Nathalie is the name a Parisian prostitute assumes for a special mission or "private investigation." She is engaged in this unusual and secretive task by a professional, upper-middle-class ...
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Nathalie is the name a Parisian prostitute assumes for a special mission or "private investigation." She is engaged in this unusual and secretive task by a professional, upper-middle-class wife who fears that her husband is unfaithful to her. Nathalie has to seduce the clueless husband and regularly report all details of her relationship with him, including his most intimate sexual preferences in bed. Nathalie is stunning, charming, and cunning. Can Nathalie and her reports to the mistrustful wife be trusted? Is the middle aged husband indeed unfaithful? Written by
luiza do brasil
The profound alchemy between two consummate actresses.
The other night I watched two films, Michel Deville's Le Voyage en Douce (1980) and Anne Fontaine's Nathalie (2003). It was a felicitous, though accidental, pairing. Both films negotiate the complex, often hazardous subject of eroticism between women, straight women. In such films, the pairing of the actresses is absolutely crucial, and in this respect, Fontaine was more fortunate than Deville. In Nathalie, Fanny Ardant and Emmanuelle Béart have what Fontaine called a profound alchemy. The film veritably sizzles from the first encounter of the two women in a brothel to the final affirmation of their friendship.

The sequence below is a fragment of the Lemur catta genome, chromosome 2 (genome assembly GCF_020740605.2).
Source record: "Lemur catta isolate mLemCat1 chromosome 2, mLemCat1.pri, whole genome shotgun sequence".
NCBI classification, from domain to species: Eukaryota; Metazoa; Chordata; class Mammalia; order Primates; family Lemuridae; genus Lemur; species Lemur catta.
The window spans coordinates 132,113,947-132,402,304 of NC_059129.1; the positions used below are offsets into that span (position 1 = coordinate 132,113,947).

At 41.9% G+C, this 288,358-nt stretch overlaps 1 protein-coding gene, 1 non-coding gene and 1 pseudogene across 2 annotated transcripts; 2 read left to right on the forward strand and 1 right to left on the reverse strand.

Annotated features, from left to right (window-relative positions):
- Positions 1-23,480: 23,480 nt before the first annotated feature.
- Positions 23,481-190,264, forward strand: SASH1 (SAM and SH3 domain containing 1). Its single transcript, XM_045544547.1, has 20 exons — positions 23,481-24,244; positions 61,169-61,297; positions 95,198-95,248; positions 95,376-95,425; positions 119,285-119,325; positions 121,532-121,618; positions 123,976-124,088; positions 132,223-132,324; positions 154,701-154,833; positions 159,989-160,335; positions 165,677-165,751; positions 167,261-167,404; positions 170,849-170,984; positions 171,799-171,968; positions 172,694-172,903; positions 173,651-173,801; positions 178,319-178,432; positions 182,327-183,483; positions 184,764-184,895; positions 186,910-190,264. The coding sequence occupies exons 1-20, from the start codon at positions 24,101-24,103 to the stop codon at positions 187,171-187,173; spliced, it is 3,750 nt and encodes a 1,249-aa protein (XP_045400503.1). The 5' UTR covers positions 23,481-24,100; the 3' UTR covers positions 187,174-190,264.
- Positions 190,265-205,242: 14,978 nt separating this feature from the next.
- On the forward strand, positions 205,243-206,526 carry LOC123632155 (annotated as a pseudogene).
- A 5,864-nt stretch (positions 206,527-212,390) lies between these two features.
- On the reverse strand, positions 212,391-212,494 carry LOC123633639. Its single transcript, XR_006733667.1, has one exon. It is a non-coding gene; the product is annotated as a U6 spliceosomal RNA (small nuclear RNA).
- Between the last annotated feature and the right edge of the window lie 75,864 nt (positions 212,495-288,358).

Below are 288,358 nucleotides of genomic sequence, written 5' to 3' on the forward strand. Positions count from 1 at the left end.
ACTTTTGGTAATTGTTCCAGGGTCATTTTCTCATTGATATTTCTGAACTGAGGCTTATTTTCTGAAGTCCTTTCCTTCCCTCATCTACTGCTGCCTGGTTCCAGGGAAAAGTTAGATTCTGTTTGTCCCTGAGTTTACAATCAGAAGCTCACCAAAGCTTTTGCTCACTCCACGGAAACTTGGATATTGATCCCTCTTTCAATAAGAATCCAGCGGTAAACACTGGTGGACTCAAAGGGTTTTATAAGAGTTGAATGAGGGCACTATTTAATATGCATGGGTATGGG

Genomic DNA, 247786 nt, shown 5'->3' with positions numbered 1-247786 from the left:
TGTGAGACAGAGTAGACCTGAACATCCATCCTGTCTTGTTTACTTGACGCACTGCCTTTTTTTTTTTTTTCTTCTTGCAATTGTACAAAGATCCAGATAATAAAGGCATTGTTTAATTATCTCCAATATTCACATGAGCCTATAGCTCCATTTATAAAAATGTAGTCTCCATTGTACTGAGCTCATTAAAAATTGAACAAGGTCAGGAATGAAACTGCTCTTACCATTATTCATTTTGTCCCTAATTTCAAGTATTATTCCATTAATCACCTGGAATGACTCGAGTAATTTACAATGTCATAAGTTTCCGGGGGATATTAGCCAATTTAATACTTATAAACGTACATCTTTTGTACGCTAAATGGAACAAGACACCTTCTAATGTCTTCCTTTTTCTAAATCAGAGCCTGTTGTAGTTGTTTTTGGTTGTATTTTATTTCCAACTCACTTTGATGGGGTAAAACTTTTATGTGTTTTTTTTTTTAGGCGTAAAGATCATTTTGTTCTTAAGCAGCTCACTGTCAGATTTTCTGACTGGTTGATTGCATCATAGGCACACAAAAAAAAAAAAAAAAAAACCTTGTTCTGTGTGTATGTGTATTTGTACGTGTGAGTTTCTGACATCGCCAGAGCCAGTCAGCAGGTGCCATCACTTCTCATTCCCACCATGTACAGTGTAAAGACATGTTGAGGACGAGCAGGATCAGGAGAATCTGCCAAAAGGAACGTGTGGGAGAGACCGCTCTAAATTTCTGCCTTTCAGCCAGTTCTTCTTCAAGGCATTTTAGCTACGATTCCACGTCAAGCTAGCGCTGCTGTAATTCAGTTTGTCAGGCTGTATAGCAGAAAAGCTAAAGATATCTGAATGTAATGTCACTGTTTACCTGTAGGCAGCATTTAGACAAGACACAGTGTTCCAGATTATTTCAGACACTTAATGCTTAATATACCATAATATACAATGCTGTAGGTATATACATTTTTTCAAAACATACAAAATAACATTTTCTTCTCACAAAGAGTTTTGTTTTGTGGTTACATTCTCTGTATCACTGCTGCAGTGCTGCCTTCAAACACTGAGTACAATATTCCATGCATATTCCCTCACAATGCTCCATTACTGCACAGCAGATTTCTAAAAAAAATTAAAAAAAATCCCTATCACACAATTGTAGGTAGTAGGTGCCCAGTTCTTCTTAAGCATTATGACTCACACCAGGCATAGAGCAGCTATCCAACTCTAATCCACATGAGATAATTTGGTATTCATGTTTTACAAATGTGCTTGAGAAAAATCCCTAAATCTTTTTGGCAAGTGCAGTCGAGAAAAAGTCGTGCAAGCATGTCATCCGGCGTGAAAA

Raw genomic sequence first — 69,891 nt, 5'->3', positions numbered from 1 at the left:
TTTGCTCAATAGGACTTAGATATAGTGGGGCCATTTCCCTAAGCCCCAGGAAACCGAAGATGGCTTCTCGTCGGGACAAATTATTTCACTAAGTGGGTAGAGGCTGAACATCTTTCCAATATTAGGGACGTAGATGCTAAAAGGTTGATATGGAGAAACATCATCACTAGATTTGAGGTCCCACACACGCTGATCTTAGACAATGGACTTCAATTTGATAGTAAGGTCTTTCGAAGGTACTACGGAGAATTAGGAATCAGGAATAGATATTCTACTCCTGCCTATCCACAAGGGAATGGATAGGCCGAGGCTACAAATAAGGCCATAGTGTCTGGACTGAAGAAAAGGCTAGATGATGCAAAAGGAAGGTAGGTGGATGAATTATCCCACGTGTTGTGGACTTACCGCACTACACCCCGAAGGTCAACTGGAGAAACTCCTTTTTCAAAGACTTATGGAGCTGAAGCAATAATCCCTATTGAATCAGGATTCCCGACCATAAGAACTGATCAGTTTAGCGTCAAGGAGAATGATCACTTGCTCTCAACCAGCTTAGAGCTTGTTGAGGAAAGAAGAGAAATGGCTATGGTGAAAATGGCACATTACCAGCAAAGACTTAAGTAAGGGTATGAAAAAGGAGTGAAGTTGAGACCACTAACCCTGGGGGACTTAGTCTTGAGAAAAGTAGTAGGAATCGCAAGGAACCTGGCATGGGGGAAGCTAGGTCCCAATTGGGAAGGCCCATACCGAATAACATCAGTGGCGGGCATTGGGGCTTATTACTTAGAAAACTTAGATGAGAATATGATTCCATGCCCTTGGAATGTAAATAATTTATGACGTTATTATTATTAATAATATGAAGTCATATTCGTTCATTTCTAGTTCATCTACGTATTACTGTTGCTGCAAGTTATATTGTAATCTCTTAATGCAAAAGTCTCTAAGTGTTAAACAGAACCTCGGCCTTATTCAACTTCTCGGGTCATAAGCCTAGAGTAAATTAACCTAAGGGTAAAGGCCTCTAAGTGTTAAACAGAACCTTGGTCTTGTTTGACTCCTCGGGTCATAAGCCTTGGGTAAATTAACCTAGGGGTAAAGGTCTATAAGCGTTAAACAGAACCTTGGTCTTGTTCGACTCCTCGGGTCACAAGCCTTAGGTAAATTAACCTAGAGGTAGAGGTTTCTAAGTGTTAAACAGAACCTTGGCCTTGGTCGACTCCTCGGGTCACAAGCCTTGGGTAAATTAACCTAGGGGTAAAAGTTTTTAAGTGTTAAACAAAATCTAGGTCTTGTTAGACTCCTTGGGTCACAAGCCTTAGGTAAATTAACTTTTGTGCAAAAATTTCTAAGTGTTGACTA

Nathalie's plot line is rather cheesy a woman (Ardant) finds out her husband (Gerard Depardieu in a beautifully muted role) is cheating on her. She hires a prostitute (Béart) to seduce her husband and after wards to relate every detail of their encounters to her. The hooker, Marlène, whom the wife renames Nathalie, accepts. And thus begins the film's depiction of sex by proxy. Nathalie's descriptions of sex with the husband reminded me of the superbly erotic scene in Bergman's Persona when the nurse relates her seduction of a boy on the beach. And as with Persona, this film heavily depends for its force on the subtleties and shadings in the acting of the three principals.
As always, Ardant commands our full attention. Her Catherine is beautiful, elegantly at ease, aloof. Béart's Nathalie is a kind of counterforce to Catherine. Her long sluttish blonde hair falls over her bruised blue eyes, both to conceal and to allow her a wary sideways glance at the world. She is tough and watchful, rarely does she smile. But as the story progresses, a startled softness in her eyes begins to submerge the cold indifference of the professional.
The first encounter between the two women sets the tone: in a garishly crimson bar of a Paris brothel, a somewhat apprehensive Catherine sits bolt upright on a leather sofa, looking decidedly out of place. When Marlène approaches her, Catherine is relieved and grateful. Marlène, for her part, is assured and even gentle with Catherine, though she doesn't quite know what to make of her. She knows how to talk to johns, but an elegant, educated woman is of a different order of magnitude. Catherine soon relaxes into a confiding, pleasurable intrigue with the hooker, and the bargain is struck. The erotic undercurrent is palpable.
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